Washington, May 19 (ANI): Kissing a partner may turn out to be disastrous if one's breath is not sweet. But these concerns may soon be history, thanks to pocket-sized breath test that helps know whether malodorous bacteria are brewing in the mouth.
Tel Aviv researchers, who have come up with this ultimate solution, have revealed that a blue result suggests that a person needs a toothbrush.
However, add the researchers, one would be "okay to kiss" if it is clear.
The researchers thus far believed that only one population of bacteria (the Gram-negative ones) break down the proteins in the mouth and produce foul odor.
However, lead researchers Prof. Mel Rosenberg and Dr. Nir Sterer have found that the other population of bacteria (the Gram-positive ones) are bad breath's bacterial partner.
They say that such bacteria seem to help the Gram-negative ones by producing enzymes that chop sugary bits off the proteins that make them more easily degraded.
According to them, the presence of this enzymatic activity in saliva serves as the basis for the new "OkayToKiss" test.
The patent-pending okay-to-kiss device, containing a color indicator and saliva collector, is the result of ongoing research in Prof. Rosenberg's laboratory.
"All a user has to do is dab a little bit of saliva onto a small window of the OkayToKiss kit. OkayToKiss will turn blue if a person has enzymes in the mouth produced by the Gram-positive bacteria. The presence of these enzymes means that the mouth is busily producing bacteria that foster nasty breath," says Prof. Rosenberg.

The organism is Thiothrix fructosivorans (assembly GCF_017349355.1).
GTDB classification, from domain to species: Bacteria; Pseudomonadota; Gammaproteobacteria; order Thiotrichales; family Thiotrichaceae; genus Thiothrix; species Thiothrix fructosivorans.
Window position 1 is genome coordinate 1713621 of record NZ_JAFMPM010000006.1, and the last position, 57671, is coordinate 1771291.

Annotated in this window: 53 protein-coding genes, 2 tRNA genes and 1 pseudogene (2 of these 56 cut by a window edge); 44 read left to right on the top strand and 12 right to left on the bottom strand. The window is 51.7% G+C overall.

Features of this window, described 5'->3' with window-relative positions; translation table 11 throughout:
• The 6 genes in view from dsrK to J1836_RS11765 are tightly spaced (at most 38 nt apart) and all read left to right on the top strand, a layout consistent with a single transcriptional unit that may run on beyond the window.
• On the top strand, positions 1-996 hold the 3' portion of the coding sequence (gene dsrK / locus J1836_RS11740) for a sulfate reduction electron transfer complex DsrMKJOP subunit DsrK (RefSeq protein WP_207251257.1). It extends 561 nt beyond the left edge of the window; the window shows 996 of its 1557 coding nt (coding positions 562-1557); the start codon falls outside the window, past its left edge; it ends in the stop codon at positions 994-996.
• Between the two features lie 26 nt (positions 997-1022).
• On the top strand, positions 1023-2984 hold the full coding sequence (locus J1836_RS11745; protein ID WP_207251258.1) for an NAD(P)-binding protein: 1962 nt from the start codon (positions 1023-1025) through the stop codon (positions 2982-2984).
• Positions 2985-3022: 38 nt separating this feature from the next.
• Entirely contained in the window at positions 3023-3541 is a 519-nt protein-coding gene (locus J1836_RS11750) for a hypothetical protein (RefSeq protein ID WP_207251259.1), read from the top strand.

He says that besides its social uses, the test can be used as an indicator of a person's oral hygiene, encouraging better health habits, such as flossing, brushing the teeth, or scheduling that long-delayed visit to the dentist.
He reckons that the kit may be ready in about a year for commercial distribution, probably in the size of a pack of chewing gum, to fit in a pocket or purse.
It is disposable and could be distributed alongside breath-controlling products, says the researcher.
A research article describing the kit has been published in the Journal of Breath Research. (ANI)